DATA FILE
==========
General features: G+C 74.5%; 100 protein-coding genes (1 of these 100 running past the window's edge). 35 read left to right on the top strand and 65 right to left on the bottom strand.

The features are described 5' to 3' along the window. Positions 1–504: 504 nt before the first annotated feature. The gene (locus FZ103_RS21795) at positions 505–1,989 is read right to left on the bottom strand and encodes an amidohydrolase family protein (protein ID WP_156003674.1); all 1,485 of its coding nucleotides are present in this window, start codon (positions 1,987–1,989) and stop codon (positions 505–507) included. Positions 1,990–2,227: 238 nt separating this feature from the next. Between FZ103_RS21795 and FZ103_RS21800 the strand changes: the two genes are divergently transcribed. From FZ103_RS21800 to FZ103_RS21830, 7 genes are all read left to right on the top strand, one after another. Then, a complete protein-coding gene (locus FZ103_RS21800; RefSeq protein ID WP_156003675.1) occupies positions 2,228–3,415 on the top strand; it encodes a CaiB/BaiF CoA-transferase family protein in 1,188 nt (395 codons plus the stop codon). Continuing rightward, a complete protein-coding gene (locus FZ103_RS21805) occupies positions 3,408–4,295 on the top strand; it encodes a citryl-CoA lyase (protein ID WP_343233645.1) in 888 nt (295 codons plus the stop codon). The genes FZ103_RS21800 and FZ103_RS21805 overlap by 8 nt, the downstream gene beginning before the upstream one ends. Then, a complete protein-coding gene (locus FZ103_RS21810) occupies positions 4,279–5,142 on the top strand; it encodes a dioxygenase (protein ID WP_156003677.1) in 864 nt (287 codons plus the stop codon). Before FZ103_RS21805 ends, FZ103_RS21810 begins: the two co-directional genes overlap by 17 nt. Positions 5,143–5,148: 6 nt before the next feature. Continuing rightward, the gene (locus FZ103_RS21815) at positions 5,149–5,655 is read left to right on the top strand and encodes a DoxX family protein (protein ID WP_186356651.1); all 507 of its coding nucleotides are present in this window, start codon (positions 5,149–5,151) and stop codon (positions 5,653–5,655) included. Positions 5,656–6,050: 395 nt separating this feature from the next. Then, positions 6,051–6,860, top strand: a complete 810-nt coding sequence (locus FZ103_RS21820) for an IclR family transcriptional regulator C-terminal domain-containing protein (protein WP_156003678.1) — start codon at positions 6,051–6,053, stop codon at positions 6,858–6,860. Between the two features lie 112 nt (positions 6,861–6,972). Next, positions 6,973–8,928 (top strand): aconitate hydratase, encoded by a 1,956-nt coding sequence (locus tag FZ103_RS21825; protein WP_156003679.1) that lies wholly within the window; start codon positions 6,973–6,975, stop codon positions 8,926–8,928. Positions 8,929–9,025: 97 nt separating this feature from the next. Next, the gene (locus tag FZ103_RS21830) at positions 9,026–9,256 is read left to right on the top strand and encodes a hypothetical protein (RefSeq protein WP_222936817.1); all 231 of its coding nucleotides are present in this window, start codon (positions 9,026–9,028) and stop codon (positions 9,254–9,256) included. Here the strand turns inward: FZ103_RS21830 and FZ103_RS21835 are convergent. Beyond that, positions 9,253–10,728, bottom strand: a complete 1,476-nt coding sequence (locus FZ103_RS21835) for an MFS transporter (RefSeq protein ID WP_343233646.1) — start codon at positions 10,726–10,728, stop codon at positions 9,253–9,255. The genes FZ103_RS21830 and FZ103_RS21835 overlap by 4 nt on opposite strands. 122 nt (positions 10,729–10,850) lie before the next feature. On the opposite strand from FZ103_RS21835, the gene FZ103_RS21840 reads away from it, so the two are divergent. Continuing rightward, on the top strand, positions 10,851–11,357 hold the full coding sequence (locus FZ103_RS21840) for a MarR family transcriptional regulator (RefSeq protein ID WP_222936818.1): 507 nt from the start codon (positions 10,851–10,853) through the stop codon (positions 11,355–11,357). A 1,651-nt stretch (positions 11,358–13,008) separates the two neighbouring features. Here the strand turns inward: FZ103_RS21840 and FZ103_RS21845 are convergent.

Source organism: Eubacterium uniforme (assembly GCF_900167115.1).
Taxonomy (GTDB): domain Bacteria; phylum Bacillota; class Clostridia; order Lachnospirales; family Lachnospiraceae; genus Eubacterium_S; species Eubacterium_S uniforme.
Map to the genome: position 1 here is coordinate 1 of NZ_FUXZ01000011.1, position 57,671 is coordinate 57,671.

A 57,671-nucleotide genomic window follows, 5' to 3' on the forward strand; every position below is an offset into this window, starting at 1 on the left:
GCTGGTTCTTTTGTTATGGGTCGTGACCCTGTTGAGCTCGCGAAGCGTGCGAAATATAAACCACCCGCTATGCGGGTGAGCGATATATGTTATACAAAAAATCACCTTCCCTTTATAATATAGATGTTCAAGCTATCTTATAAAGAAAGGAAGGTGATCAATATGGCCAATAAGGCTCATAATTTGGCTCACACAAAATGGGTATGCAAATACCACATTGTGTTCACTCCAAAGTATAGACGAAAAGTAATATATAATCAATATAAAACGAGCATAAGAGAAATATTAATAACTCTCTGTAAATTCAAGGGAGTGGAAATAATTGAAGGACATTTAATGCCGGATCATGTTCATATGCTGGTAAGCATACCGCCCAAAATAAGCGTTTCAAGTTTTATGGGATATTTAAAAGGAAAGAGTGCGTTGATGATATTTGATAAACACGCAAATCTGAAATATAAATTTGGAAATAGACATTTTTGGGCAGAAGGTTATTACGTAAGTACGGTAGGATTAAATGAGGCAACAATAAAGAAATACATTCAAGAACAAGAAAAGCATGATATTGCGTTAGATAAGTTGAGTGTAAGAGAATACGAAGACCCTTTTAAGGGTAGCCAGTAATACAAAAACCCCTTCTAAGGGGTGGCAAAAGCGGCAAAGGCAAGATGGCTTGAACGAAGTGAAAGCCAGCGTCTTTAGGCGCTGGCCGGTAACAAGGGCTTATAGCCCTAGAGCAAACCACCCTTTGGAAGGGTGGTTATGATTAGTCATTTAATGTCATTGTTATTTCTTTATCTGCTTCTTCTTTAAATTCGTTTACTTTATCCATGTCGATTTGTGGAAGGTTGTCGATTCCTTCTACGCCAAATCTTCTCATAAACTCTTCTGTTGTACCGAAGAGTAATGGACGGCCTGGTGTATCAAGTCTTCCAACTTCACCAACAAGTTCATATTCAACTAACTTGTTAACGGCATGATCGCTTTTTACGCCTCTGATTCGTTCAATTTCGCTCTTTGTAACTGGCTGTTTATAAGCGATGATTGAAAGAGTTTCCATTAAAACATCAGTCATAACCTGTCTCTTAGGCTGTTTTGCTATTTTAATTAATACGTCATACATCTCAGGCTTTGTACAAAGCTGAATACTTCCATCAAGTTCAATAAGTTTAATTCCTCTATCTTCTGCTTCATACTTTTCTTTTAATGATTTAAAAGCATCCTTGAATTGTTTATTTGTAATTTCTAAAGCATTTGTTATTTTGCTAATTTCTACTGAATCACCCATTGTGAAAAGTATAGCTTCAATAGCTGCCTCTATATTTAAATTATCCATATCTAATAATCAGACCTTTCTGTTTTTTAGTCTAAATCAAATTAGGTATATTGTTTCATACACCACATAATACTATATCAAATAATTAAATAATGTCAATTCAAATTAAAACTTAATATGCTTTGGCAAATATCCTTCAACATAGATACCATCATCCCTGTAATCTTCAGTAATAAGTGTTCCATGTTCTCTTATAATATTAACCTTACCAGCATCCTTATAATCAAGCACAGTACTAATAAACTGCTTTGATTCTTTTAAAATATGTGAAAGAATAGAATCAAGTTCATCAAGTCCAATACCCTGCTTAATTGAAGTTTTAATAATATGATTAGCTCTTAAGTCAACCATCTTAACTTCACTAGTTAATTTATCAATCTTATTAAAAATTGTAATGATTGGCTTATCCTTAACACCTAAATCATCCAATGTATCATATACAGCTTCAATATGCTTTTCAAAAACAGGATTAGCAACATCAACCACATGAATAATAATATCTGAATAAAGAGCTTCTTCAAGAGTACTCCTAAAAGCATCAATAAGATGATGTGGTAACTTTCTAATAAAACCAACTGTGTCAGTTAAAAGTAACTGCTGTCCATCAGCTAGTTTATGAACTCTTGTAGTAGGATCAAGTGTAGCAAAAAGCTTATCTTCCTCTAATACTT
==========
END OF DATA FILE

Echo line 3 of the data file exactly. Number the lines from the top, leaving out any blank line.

Source organism: Eubacterium uniforme (assembly GCF_900167115.1).